The 800-pound gorilla is Amazon, which recently introduced ads on Prime Video and, as a Bloomberg report points out, has the advantage over other streaming services by owning a massive e-commerce marketplace. It experimented with shoppable ads during an NFL game last December where ads featured on-screen QR codes linking to Amazon’s Black Friday deals. Other activations include July 2023’s The Victoria’s Secret World Tour which was accompanied by a ‘Shop the Collection’ button embedded in the Prime Video app.

Retail brand Walmart just spent $2.3bn to acquire TV set maker Vizio in a bid to rival Amazon in the shoppable TV space.

Second screening

This next evolution of commerce interactivity taps into the natural behaviour of streaming audiences – which is that most viewers watch TV with a second screen in their hand or nearby. Research suggests that when given the opportunity to engage with interactive video experiences, consumers choose to do so. According to a survey conducted by Lucid in 2023, 75% of viewers agree they would rather see an interactive TV ad than a standard commercial, particularly when consumers can find out more information about a product or redeem a special discount or offer.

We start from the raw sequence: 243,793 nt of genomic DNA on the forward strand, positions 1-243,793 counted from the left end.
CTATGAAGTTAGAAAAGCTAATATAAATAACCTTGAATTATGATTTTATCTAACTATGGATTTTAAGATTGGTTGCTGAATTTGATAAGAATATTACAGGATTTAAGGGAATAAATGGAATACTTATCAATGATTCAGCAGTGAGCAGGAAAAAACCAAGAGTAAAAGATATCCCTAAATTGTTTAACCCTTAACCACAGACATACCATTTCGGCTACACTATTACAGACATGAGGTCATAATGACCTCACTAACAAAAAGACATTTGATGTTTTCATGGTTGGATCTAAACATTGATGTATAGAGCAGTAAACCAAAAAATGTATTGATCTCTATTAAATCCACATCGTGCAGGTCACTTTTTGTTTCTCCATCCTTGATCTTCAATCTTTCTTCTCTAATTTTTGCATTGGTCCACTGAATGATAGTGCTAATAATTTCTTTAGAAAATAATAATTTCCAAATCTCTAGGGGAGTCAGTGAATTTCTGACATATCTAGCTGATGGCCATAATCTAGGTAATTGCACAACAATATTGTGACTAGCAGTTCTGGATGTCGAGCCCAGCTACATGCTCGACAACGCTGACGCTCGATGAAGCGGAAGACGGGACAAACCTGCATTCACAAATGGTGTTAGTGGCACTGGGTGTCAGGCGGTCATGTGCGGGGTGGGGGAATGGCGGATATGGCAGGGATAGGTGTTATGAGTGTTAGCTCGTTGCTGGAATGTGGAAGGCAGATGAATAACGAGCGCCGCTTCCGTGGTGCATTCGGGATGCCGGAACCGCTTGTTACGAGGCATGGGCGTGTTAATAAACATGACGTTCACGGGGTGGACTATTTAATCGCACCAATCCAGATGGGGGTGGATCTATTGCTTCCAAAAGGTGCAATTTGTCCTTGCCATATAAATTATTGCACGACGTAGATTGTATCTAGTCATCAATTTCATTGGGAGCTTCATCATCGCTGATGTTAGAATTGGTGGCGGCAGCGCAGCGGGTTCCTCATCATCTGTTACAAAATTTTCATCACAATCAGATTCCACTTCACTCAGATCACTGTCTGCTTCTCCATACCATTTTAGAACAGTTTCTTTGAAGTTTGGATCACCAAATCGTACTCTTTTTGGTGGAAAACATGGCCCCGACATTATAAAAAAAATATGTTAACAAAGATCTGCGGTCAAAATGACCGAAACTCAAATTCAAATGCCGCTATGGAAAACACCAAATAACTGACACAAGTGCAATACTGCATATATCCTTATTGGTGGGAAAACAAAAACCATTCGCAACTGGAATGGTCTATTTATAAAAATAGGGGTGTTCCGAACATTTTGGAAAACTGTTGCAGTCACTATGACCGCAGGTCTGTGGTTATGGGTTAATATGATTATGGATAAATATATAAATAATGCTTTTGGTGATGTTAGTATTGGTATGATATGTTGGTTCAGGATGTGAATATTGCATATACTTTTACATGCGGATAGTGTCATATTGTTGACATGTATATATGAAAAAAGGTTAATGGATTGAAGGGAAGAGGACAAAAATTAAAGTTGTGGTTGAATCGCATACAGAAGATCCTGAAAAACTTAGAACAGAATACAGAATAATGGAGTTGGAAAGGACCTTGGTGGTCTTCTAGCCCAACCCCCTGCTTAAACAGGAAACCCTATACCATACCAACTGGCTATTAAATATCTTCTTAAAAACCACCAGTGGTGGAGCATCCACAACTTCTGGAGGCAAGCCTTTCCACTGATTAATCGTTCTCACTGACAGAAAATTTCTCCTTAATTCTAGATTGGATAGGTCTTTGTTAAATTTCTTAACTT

Roxanne Harley, Head of Strategy & Client Development, Azerion

Roxanne Harley, Azerion

QR codes are the gateway, presenting advertisers with the opportunity to create more interactivity and engagement with TV viewers. LG reported 66% of CTV users recalled seeing an ad with a QR code in the past three months, that 7 in 10 CTV users like ads with QR codes - especially if they include a discount, and that nearly half of CTV users scanned a QR code specifically to get a discount code.

“The introduction of QR codes into the CTV shopping experience has been industry changing,” says Mārtiņš Magone, CTO at TV maker Veset. “The next logical step from here is to bring these interactive experiences directly onto one TV screen and create a non-intrusive yet engaging shoppable experience.”

More than three-quarters of viewers use their smartphones while watching TV, and QR codes take advantage of this multi-screen behaviour. Digitally native Gen Y and Gen Z viewers are also used to ‘one-click shopping’, which means they are primed for commerce experiences even while they are watching TV.

Smartphone vs remote

However, research has found that consumers are more likely to click ‘OK’ on their remote instead of scanning a QR code on their phones. In this case, Smart TVs can enable “full-funnel consumer activity, acting as another screen – the largest screen – in the home to drive ad attention and purchase,” says Roxanne Harley, Head of Strategy & Client Development at digital media platform Azerion.